Featured image: The Manc Group
The Stockport farm supper club where you eat outside in the fields
There’s a supper club on a community farm in Stockport where you can dine outside in the very fields where your food has grown.
Hosted by Manchester food waste cafe Open Kitchen in partnership with The Kindling Trust, the journey from plot to plate has never been shorter.
The pair have joined forces to celebrate local, seasonal and sustainably produced food in the most delicious way possible – with a three-course vegan menu designed to show off the organic produce grown at The Kindling Trust’s site in Woodbank Memorial Park.
The supper will be served outside in the fields as part of a unique ‘pop-up restaurant’ experience, accompanied by paired organic wines designed to complement each dish.
Full bar service will also be provided, with provisions made for cover from the ‘Manchester weather’ if required.
Corin Bell, Exec Director of Open Kitchen said, “Messages about sustainability can sometimes feel like they are all about going without…. Don’t fly, don’t drive, etc.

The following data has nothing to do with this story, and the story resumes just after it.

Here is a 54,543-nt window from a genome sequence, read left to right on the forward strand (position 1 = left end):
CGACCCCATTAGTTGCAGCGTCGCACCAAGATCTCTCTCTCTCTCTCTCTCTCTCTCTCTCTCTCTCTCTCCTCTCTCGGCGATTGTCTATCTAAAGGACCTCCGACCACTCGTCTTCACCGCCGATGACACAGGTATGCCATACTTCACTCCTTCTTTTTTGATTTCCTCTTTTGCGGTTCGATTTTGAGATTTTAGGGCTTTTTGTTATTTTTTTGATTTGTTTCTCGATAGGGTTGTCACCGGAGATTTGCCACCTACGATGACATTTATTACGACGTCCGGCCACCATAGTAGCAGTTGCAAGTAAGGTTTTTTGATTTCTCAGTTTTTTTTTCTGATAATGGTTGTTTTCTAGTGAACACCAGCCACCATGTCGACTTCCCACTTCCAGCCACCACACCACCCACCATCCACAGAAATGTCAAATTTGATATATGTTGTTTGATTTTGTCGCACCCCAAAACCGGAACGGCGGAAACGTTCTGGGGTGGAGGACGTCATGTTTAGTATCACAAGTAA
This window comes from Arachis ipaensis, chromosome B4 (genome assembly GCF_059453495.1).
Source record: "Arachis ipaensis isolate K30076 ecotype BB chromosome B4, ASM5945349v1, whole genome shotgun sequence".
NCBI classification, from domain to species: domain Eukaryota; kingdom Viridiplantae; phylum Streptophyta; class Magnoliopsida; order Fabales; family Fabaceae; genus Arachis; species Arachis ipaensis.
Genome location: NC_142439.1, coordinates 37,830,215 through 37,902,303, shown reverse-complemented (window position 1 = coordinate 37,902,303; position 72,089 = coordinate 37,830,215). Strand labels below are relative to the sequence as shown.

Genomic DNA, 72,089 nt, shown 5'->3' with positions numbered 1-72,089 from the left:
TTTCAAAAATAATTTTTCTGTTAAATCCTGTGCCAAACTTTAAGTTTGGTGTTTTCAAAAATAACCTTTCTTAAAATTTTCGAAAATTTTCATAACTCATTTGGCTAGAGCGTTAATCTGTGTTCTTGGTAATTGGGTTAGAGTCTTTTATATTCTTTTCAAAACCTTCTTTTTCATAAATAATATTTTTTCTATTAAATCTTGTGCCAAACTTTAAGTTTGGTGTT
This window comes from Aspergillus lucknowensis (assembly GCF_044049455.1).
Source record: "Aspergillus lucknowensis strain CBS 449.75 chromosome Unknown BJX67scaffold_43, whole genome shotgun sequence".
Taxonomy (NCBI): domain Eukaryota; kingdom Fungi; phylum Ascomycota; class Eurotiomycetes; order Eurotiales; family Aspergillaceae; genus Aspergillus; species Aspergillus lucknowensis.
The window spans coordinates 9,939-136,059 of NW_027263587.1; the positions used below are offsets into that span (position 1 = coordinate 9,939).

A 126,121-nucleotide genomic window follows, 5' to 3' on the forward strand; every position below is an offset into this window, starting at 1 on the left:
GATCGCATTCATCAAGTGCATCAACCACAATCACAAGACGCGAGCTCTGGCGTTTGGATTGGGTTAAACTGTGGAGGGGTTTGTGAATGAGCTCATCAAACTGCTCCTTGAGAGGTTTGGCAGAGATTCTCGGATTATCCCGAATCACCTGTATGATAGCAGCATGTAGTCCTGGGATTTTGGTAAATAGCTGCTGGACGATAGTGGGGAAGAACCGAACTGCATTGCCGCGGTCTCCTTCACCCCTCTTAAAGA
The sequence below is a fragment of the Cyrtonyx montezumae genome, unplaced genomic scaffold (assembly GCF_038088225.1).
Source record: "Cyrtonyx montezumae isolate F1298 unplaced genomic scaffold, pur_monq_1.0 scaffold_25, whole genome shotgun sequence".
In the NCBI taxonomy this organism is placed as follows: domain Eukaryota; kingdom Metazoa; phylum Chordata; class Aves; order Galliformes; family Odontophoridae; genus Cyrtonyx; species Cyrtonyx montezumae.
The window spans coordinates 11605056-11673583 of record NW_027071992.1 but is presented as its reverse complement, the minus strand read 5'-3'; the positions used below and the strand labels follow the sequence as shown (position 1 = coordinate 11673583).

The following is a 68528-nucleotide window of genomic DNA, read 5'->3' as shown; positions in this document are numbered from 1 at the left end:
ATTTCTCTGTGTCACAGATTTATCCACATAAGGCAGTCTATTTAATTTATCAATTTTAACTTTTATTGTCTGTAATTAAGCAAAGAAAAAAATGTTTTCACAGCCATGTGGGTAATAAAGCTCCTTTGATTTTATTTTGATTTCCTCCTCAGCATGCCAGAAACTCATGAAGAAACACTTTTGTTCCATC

“We want to focus on positive messages about sustainability, that focus on shifts in behaviour that are kinder to planet and people.
“The event with Kindling will showcase beautiful food and drink, and also be supporting local, sustainable, independent and ethical business, all of which are really core values for both open Kitchen and Kindling”.
Chris Walsh from the Kindling Trust said: “Events like fine dining in the fields are really important to us, because they open up the farm to members of the public, and help to really bring the message home about why local and sustainable produce is so important for our planet and our local economy”.
Located just a mile east of Stockport town centre, Woodbank Community Food Hub is an urban horticulture hub co-ordinated by the Kindling Trust that joins up inclusive community gardening with commercial organic food production.
The size of one and a half football pitches, it includes several large polytunnels for under-cover veg growing as well as three field blocks, apple trees and a community garden.
As well as hosting the dinner in the fields, it is also a place to collect fresh organic veg bags delivered by the Veg Box People, who make sure farmers get regular demand and a fair price for their produce.
Taking place from 6 to 9pm on Wednesday 21 June 2023, to find out more about the dinner and purchase tickets click here.